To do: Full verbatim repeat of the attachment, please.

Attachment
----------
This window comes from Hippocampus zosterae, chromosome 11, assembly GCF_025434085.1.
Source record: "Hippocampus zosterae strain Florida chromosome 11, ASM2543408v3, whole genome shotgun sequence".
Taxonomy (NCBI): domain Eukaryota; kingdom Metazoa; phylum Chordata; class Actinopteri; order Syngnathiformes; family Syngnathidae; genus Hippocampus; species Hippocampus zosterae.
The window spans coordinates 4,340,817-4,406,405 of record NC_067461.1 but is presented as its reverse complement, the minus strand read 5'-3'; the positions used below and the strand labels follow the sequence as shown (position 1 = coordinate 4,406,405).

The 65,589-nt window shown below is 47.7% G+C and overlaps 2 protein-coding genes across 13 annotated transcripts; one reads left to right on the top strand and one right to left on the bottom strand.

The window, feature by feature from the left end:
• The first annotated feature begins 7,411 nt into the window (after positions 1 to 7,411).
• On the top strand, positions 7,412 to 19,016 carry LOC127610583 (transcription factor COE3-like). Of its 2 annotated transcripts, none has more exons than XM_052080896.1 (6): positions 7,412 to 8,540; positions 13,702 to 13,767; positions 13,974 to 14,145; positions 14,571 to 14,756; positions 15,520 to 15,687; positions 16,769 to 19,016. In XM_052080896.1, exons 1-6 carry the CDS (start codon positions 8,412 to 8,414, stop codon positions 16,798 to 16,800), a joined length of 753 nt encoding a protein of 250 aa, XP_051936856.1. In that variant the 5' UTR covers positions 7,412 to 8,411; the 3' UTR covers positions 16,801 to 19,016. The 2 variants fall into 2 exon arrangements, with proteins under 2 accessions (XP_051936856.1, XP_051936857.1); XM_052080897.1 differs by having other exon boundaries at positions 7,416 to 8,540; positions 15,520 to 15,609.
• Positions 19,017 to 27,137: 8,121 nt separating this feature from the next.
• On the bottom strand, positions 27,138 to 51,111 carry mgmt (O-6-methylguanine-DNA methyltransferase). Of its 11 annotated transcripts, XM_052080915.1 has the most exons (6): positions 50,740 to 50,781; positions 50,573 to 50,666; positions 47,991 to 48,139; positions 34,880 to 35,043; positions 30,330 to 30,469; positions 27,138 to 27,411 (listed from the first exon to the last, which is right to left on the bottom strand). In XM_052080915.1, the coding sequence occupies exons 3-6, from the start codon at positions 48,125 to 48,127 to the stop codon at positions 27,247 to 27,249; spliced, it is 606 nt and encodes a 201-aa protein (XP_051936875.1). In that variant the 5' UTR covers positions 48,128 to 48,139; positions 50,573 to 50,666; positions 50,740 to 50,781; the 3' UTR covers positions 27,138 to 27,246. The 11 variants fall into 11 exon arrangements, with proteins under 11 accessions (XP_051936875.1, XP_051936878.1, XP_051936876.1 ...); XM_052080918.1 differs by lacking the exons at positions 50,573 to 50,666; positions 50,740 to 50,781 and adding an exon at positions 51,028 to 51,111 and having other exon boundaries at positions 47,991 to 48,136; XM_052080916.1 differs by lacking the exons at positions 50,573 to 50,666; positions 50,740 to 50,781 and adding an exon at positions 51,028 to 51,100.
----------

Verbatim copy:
This window comes from Hippocampus zosterae, chromosome 11, assembly GCF_025434085.1.
Source record: "Hippocampus zosterae strain Florida chromosome 11, ASM2543408v3, whole genome shotgun sequence".
Taxonomy (NCBI): domain Eukaryota; kingdom Metazoa; phylum Chordata; class Actinopteri; order Syngnathiformes; family Syngnathidae; genus Hippocampus; species Hippocampus zosterae.
The window spans coordinates 4,340,817-4,406,405 of record NC_067461.1 but is presented as its reverse complement, the minus strand read 5'-3'; the positions used below and the strand labels follow the sequence as shown (position 1 = coordinate 4,406,405).

The 65,589-nt window shown below is 47.7% G+C and overlaps 2 protein-coding genes across 13 annotated transcripts; one reads left to right on the top strand and one right to left on the bottom strand.

The window, feature by feature from the left end:
• The first annotated feature begins 7,411 nt into the window (after positions 1 to 7,411).
• On the top strand, positions 7,412 to 19,016 carry LOC127610583 (transcription factor COE3-like). Of its 2 annotated transcripts, none has more exons than XM_052080896.1 (6): positions 7,412 to 8,540; positions 13,702 to 13,767; positions 13,974 to 14,145; positions 14,571 to 14,756; positions 15,520 to 15,687; positions 16,769 to 19,016. In XM_052080896.1, exons 1-6 carry the CDS (start codon positions 8,412 to 8,414, stop codon positions 16,798 to 16,800), a joined length of 753 nt encoding a protein of 250 aa, XP_051936856.1. In that variant the 5' UTR covers positions 7,412 to 8,411; the 3' UTR covers positions 16,801 to 19,016. The 2 variants fall into 2 exon arrangements, with proteins under 2 accessions (XP_051936856.1, XP_051936857.1); XM_052080897.1 differs by having other exon boundaries at positions 7,416 to 8,540; positions 15,520 to 15,609.
• Positions 19,017 to 27,137: 8,121 nt separating this feature from the next.
• On the bottom strand, positions 27,138 to 51,111 carry mgmt (O-6-methylguanine-DNA methyltransferase). Of its 11 annotated transcripts, XM_052080915.1 has the most exons (6): positions 50,740 to 50,781; positions 50,573 to 50,666; positions 47,991 to 48,139; positions 34,880 to 35,043; positions 30,330 to 30,469; positions 27,138 to 27,411 (listed from the first exon to the last, which is right to left on the bottom strand). In XM_052080915.1, the coding sequence occupies exons 3-6, from the start codon at positions 48,125 to 48,127 to the stop codon at positions 27,247 to 27,249; spliced, it is 606 nt and encodes a 201-aa protein (XP_051936875.1). In that variant the 5' UTR covers positions 48,128 to 48,139; positions 50,573 to 50,666; positions 50,740 to 50,781; the 3' UTR covers positions 27,138 to 27,246. The 11 variants fall into 11 exon arrangements, with proteins under 11 accessions (XP_051936875.1, XP_051936878.1, XP_051936876.1 ...); XM_052080918.1 differs by lacking the exons at positions 50,573 to 50,666; positions 50,740 to 50,781 and adding an exon at positions 51,028 to 51,111 and having other exon boundaries at positions 47,991 to 48,136; XM_052080916.1 differs by lacking the exons at positions 50,573 to 50,666; positions 50,740 to 50,781 and adding an exon at positions 51,028 to 51,100.